Ohtani vs Daisuke Sekimoto, Zero-One Fire Festival '01. This was a HUGE opportunity for two year pro Sekimoto, who didn't get back in the tournament for five years after this. This is a fascinating snapshot in time. Ohtani, who eventually became the face of the company, gets a mixed reaction and still has his heelish aura. Sekimoto has standard musculature instead of the incredible mass he was later known for. Ohtani is so so good as a cocky veteran, and Sekimoto is so so good as an up-and-comer. Hard-hitting, plenty of heart, and (as usual) Korakuen reacts as it should.

Takaiwa vs Hoshikawa, Zero-One 9/8/01, JIP. Rematch that builds on the previous finish. It started a bit slow with a lot of limbwork that didn't go anywhere, so I clipped that part out per my recent M.O. Hoshikawa shows even more toughness than the first match, which is saying something.

Takaiwa & Hoshikawa vs Shiga & Kanemaru, Zero-One 9/15/01. NOAH invades! Hard to go wrong with interpromotional hate. Now, I know what you might be thinking: Takaiwa does the same stuff every match, Shiga and Kanemaru aren't hate-y, everyone is a junior. But you need to trust in the power of HATRED. I peg this as a top ten match from Japan for 2001. While I'm alone in that assessment, I didn't come to that come opinion without good reasons.

Hashimoto & Fujiwara vs Ikeda & Sugiura, Zero-One 9/15/01. NOAH invades parte dos! Certainly Ikeda can handle himself with the veteran stiff-meisers. But Sugiura? He's a friggin' rookie! He has no business in the ring with the likes of Hash and Fujiwara. Well, maybe I speak too soon...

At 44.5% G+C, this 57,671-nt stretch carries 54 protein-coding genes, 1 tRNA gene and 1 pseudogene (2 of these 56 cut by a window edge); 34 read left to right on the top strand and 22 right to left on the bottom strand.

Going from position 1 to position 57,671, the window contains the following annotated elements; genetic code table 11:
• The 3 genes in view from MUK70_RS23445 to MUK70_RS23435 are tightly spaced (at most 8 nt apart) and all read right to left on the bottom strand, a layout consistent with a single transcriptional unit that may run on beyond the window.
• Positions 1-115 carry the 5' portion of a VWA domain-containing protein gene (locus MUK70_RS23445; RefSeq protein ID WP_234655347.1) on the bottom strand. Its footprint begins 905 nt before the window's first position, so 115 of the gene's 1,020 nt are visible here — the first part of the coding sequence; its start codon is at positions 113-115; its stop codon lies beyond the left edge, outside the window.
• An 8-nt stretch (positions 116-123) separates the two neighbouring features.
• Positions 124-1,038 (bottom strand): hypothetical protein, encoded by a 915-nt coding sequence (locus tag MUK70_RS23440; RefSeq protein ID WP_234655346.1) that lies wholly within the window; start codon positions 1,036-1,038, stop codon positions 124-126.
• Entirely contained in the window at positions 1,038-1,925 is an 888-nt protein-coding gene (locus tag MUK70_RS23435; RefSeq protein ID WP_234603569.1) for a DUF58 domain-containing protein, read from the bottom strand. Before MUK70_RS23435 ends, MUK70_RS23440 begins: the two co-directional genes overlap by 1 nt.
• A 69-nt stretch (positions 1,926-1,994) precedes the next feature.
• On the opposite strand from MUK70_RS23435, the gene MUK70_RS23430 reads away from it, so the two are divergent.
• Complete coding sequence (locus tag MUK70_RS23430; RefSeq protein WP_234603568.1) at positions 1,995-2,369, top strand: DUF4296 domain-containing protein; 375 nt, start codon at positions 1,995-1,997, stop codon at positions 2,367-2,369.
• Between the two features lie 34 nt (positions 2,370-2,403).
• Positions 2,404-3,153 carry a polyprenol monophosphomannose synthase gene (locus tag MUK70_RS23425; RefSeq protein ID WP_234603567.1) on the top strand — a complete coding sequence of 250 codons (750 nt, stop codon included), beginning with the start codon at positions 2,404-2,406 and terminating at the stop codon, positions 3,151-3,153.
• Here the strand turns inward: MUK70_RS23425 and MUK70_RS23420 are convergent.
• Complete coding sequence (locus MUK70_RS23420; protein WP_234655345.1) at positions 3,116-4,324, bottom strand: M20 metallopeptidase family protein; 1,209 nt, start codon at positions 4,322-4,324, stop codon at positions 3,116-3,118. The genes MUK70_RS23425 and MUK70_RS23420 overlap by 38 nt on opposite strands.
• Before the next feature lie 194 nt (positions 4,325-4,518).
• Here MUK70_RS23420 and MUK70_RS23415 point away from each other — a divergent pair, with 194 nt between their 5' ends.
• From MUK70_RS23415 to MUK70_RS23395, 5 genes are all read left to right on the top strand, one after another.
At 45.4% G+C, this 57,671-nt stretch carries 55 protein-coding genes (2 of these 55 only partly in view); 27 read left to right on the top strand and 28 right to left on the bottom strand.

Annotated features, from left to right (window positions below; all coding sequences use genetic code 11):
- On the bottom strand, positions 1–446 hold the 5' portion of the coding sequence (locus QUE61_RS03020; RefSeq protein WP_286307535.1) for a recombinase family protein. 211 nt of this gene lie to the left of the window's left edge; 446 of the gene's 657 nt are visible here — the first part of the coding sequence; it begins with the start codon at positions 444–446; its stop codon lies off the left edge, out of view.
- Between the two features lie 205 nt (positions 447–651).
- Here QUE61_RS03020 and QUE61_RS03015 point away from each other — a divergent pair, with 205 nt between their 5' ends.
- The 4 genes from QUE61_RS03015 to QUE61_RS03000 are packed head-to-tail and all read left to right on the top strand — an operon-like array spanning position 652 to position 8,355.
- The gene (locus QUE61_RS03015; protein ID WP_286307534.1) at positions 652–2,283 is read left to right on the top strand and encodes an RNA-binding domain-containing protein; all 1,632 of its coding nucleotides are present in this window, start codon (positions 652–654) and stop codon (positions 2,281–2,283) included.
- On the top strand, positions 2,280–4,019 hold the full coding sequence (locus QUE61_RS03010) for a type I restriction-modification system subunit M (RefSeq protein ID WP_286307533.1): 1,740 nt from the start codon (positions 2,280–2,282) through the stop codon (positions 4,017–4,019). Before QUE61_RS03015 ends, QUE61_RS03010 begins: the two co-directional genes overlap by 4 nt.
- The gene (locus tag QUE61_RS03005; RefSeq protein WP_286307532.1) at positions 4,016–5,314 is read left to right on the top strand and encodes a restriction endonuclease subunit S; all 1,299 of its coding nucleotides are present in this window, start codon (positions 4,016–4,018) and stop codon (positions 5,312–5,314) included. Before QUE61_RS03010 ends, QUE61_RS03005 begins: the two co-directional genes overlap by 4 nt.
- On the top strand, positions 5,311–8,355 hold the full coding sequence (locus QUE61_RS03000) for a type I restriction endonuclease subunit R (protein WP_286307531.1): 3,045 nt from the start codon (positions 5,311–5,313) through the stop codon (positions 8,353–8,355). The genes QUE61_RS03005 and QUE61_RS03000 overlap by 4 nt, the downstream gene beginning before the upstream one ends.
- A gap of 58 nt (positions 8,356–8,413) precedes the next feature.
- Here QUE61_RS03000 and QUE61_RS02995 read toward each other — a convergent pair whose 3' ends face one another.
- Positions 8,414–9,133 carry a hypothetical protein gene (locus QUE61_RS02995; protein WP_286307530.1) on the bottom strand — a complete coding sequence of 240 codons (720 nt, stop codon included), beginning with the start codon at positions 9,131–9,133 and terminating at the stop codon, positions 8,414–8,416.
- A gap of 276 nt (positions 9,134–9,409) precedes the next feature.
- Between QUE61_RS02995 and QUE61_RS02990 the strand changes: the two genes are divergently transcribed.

Tenzan & Kojima vs Kawada & Nagai, New Japan 9/16/01, JIP. Big second half of a big tag at a big venue. BIG!

Kaz Fujita vs Sasaki, NJ 10/8/01. Fujita, who beat Ken Shamrock in a shootfight a year earlier, is IWGP champ. Sasaki wants to restore his pride after losing the title to Scott Norton in March. Short, intense, and stiff- especially the punches.

Mutoh & Hase vs Akiyama & Nagata, NJ 10/8/01. Triple Crown champ & Japanese congressman vs GHC champ and G-1 winner. Quite the assortment of talent here. Plenty of nifty stuff in this one.

Tenryu vs Kea, All Japan 10/27/01. Their 4th meeting of the year, and the best Kea managed was a draw. He's really fired up and for the first time has a real shot of winning.

SAITO vs Kondo, Toryumon 10/28/01. Retirement match for SAITO, though he then just took on the Super Shisa gimmick. Short match with lotsa nifty grappling. I miss this Kondo.

Mochizuki, Yokosuka & Darkness Dragon vs Magnum Tokyo, Dragon Kid & Ryo Saito, trios titles, Toryumon 10/28/01. Another good 6-man. Clipped a little, doesn't feel like it's missing much.

Owashi vs Ogawauchi, T2P 11/13/01. Slight clipping. We start off with the thing Owashi is most known for: his use of "Sandstorm" by Darude as entrance music. Owashi was one of the few non-tiny Ultimo trainees, and even though he had a lot of chances I have to say I consider him a big disappointment. This is the only "complete" Owashi match I'm hosting and that's largely because of the T2P llave content and his opponent. Speaking of which, Ogawauchi is also somewhat of a disappointment, but that's because of injury derailing his career rather than a lack of talent. He takes a HUGE bump on the outside, busts out some cool moves, and makes use of the hexagonal ring.